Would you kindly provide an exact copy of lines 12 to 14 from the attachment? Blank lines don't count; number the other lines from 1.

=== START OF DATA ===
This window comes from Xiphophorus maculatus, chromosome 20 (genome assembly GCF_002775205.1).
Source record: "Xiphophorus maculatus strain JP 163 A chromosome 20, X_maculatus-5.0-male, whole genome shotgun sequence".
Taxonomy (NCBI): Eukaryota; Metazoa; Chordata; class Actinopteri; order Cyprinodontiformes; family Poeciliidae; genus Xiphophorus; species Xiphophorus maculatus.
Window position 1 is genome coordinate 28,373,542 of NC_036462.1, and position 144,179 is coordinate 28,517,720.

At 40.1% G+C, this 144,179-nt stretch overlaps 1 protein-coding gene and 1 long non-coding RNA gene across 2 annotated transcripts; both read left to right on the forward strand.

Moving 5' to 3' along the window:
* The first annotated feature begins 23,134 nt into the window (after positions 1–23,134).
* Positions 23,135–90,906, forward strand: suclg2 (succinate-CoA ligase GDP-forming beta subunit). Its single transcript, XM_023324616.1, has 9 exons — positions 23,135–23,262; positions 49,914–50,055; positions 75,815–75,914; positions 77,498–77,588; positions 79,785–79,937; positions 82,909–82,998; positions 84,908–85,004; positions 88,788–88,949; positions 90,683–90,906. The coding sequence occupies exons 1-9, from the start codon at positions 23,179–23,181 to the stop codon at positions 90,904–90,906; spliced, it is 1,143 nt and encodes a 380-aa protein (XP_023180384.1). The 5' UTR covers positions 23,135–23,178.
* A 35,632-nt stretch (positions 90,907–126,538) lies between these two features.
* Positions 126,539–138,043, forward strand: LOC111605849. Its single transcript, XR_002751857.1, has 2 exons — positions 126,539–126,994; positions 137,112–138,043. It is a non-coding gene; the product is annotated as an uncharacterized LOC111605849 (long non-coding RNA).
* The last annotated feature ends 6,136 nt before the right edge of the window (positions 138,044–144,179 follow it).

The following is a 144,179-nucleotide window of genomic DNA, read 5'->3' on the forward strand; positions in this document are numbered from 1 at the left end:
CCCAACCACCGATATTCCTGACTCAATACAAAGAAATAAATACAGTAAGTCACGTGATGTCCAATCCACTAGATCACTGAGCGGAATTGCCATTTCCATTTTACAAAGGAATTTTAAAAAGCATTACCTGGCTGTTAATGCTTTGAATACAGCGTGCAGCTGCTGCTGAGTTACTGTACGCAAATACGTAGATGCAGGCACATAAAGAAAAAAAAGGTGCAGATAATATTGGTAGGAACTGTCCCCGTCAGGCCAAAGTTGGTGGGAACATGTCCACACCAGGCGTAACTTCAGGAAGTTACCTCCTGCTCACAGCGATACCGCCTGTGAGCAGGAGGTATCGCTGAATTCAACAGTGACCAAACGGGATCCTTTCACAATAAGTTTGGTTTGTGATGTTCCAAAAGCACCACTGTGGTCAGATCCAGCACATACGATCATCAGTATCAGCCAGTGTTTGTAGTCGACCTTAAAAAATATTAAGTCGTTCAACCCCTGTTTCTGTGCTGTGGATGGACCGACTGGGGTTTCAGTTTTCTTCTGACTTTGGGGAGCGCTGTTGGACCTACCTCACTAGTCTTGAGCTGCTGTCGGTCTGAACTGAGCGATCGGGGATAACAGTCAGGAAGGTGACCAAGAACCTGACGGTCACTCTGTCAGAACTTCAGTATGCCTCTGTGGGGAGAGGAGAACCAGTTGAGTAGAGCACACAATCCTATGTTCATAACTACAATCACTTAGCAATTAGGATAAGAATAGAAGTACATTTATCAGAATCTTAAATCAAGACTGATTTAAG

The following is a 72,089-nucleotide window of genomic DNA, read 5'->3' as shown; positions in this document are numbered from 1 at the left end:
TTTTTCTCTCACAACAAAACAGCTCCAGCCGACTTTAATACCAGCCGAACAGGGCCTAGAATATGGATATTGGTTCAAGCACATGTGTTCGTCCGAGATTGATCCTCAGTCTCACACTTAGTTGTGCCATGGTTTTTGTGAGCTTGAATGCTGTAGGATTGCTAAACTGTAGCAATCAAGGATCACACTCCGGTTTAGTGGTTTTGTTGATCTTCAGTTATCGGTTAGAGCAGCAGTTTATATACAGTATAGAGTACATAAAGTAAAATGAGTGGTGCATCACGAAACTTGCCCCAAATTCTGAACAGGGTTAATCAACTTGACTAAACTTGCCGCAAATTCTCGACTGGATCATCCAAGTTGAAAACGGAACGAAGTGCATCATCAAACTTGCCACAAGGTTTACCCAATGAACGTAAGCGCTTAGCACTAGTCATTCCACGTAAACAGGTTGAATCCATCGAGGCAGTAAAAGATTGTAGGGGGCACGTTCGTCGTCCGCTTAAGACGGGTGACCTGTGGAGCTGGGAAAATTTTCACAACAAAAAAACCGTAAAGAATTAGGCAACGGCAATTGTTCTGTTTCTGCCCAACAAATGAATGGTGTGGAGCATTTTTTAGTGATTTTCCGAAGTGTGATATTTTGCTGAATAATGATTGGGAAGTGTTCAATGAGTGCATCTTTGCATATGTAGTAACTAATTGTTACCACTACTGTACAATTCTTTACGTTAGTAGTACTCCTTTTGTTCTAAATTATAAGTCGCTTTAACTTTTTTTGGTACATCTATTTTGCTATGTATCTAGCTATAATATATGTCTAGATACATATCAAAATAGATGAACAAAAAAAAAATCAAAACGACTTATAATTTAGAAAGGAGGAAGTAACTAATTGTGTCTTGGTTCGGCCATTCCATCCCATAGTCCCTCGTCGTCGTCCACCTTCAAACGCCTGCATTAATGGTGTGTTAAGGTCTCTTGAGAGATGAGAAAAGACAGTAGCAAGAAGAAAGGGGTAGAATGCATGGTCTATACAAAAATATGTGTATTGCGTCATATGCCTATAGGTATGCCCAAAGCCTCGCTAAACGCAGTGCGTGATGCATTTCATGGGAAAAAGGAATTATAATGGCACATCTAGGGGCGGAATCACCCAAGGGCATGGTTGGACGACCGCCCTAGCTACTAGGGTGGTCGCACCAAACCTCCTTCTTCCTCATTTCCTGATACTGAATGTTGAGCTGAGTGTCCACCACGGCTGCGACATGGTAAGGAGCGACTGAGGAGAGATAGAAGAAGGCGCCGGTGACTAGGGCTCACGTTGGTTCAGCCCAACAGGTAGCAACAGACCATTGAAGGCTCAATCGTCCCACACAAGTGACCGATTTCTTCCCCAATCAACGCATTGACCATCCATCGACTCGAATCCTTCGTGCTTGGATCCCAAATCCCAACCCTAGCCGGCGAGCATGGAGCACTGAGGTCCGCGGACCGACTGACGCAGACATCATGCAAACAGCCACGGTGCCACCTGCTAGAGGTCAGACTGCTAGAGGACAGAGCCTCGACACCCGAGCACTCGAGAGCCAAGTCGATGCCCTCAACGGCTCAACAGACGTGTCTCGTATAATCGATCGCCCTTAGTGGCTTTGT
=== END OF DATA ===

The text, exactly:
The following is a 144,179-nucleotide window of genomic DNA, read 5'->3' on the forward strand; positions in this document are numbered from 1 at the left end:
CCCAACCACCGATATTCCTGACTCAATACAAAGAAATAAATACAGTAAGTCACGTGATGTCCAATCCACTAGATCACTGAGCGGAATTGCCATTTCCATTTTACAAAGGAATTTTAAAAAGCATTACCTGGCTGTTAATGCTTTGAATACAGCGTGCAGCTGCTGCTGAGTTACTGTACGCAAATACGTAGATGCAGGCACATAAAGAAAAAAAAGGTGCAGATAATATTGGTAGGAACTGTCCCCGTCAGGCCAAAGTTGGTGGGAACATGTCCACACCAGGCGTAACTTCAGGAAGTTACCTCCTGCTCACAGCGATACCGCCTGTGAGCAGGAGGTATCGCTGAATTCAACAGTGACCAAACGGGATCCTTTCACAATAAGTTTGGTTTGTGATGTTCCAAAAGCACCACTGTGGTCAGATCCAGCACATACGATCATCAGTATCAGCCAGTGTTTGTAGTCGACCTTAAAAAATATTAAGTCGTTCAACCCCTGTTTCTGTGCTGTGGATGGACCGACTGGGGTTTCAGTTTTCTTCTGACTTTGGGGAGCGCTGTTGGACCTACCTCACTAGTCTTGAGCTGCTGTCGGTCTGAACTGAGCGATCGGGGATAACAGTCAGGAAGGTGACCAAGAACCTGACGGTCACTCTGTCAGAACTTCAGTATGCCTCTGTGGGGAGAGGAGAACCAGTTGAGTAGAGCACACAATCCTATGTTCATAACTACAATCACTTAGCAATTAGGATAAGAATAGAAGTACATTTATCAGAATCTTAAATCAAGACTGATTTAAG

The following is a 72,089-nucleotide window of genomic DNA, read 5'->3' as shown; positions in this document are numbered from 1 at the left end: